Suppose you started working in 1959 and earned at least the maximum amount on which Social Security taxes were due each year -- $4,800 back then -- and you put aside an amount equal to the sum that you and your employer otherwise would have paid to the government. Also, suppose this money was invested in the S&P 500 and was compounded annually; no taxes until you were retired. At the end of 1999, you would have had $614,036 in that account. This figure excludes any Medicare taxes. This year, the maximum Social Security benefit paid to a worker will be $16,114. That is equivalent to a paltry 2.6% rate of return if calculated against the $614,036. Actually it is even less, because when you die the government keeps the amount you have paid and does not pass it on to your heirs. If the pay down of principal over your expected life span is taken into account, the actual rate of return on your Social Security contributions is less than 2%. But wait, it gets worse. Back in 1959, only the first $4,800 of earnings was covered, while last year the figure for covered wages and salaries was $72,600. If we extrapolate back to 1959 by the average annual increase in wages, the corresponding sum would have been $11,076; so if you actually were earning that much, Social Security taxes were due on less than half that amount. Now let's look forward and assume that covered wages rise 4% per year, and consider the situation of someone just starting to work this year who always will earn at least the maximum amount covered. Assuming that the stock market generates the same average annual rate of return from 2000 through 2040 as it did from 1959 through 1999, the value of Social Security taxes (again excluding Medicare) paid by you and your employer, assuming tax rates do not change, will be the munificent sum of $8,948,464. If inflation continues to rise at an average rate of 2%, your annual benefits in 2040 under current Social Security legislation would be $35,580 per year, or the same $16,114 as it is now in today's dollars. That's an annual rate of return of less than 0.4%. By comparison, if the money were invested in the stock market and then the recipient received an annuity of 8% per year (taking into account the average expected life span), that sum would generate $715,877 per year, or $324,217 in today's dollars. So you make the choice. Would you rather have $324,217 per year or $16,114? Even Al Gore could get the answer to that one right. So there has to be more to it than that -- and there is. People who love big government and despise private enterprise claim the stock market can't possibly rise as fast over the next 40 years as it did during the last 40 years. In fact, now that the market has corrected, and given the generally favorable outlook for low inflation and budget surpluses, it probably will rise somewhat faster than it did in the 1959-99 period. The main reason liberals hate the idea of market-based Social Security is that it would change it back into what Franklin Delano Roosevelt originally proposed, a pension into which you put your own money, instead of what it has become, a grab bag for the poor and needy. According to current regulations, and I do not expect this part of the legislation to be changed, you are eligible for full Social Security benefits if you have worked as little as 10 years. Also, while there is some gradation in the benefits, those who earned only a small fraction of the maximum covered wages receive proportionately greater benefits. In addition, Social Security isn't just for old age benefits any more. It includes disability payments, which have greatly increased as a proportion of total payments since 1982. In other words, Social Security isn't a pension scheme at all; it's just a welfare scheme. And that is precisely why Al Gore doesn't want to change it, and George W. Bush does. We'll just have to wait and see what actually happens.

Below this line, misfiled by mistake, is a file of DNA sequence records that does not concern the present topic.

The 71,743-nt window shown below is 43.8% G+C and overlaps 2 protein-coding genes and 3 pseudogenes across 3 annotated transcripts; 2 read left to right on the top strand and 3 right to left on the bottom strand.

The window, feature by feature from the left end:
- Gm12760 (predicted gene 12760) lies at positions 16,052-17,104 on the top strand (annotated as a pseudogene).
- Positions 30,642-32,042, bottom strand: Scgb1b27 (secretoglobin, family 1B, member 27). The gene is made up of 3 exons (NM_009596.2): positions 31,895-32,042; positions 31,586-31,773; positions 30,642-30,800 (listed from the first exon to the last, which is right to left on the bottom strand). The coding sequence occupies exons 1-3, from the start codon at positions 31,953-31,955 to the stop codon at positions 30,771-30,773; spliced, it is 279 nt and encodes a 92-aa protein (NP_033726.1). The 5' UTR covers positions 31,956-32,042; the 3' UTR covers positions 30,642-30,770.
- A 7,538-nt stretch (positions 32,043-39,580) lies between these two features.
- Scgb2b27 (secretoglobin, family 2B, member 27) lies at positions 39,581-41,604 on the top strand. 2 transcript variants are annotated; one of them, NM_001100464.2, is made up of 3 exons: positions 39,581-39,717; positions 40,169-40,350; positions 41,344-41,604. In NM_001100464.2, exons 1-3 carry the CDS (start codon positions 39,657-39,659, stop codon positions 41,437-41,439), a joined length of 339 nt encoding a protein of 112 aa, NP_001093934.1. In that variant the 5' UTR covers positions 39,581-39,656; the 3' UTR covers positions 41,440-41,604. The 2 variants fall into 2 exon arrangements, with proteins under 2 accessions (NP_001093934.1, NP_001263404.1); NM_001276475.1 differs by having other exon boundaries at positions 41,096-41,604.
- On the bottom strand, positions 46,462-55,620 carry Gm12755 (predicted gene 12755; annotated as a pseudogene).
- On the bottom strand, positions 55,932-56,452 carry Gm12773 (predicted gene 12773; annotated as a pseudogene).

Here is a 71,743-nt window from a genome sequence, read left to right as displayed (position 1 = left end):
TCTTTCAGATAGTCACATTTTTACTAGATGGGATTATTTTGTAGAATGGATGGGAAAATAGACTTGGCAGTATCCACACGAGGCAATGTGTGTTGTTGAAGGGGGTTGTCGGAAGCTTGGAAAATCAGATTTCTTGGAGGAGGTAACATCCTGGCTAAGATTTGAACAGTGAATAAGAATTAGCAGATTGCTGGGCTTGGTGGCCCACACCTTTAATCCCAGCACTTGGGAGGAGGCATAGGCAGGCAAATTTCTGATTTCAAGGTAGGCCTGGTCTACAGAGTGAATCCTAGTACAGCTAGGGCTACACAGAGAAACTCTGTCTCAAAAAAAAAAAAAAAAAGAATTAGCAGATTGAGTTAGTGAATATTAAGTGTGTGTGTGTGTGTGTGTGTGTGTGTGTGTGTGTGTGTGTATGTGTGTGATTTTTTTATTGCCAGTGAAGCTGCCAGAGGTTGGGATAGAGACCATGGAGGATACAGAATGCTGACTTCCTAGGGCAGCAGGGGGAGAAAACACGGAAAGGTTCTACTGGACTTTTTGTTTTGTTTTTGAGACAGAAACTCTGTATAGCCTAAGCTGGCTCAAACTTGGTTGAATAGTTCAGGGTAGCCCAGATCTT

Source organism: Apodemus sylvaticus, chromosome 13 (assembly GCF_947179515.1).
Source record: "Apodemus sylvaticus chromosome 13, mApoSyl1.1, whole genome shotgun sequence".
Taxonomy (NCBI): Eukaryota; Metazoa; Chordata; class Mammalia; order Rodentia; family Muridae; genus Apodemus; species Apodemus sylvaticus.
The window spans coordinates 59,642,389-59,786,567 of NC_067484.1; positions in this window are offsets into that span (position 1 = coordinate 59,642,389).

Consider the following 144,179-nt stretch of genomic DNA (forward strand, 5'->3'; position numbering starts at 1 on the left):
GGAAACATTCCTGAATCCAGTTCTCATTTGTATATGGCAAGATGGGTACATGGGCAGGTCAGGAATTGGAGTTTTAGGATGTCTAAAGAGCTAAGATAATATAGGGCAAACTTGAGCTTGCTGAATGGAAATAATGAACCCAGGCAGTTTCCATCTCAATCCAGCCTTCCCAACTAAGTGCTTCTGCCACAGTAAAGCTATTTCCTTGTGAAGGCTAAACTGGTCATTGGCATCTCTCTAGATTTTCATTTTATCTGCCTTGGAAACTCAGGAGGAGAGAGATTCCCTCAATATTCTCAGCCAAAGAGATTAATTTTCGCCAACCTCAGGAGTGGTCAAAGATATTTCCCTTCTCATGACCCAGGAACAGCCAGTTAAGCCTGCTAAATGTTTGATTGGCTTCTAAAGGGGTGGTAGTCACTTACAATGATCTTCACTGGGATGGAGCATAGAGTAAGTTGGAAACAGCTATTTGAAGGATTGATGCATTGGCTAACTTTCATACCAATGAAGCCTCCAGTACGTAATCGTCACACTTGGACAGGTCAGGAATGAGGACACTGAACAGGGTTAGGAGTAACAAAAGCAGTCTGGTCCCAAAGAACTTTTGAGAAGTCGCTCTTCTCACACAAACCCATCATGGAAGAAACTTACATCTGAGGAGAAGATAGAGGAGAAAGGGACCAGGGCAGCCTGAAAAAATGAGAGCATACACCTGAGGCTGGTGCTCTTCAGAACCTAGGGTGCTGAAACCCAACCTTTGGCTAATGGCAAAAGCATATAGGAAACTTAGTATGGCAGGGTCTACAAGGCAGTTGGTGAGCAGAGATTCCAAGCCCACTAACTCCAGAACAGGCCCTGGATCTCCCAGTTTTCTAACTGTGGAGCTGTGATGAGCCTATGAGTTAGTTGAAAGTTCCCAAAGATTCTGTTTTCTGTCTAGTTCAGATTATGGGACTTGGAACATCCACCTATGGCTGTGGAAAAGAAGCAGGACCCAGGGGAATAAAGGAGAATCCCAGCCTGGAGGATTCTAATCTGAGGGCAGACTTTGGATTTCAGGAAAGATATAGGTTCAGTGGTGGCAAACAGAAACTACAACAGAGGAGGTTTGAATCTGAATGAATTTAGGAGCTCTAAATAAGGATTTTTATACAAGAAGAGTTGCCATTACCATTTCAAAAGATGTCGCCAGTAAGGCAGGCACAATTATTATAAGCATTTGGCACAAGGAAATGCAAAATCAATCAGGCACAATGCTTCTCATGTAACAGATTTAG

Michael K. Evans is president of the Evans Group and professor of economics at the Kellogg School of Business, Northwestern University, Evanston, Ill.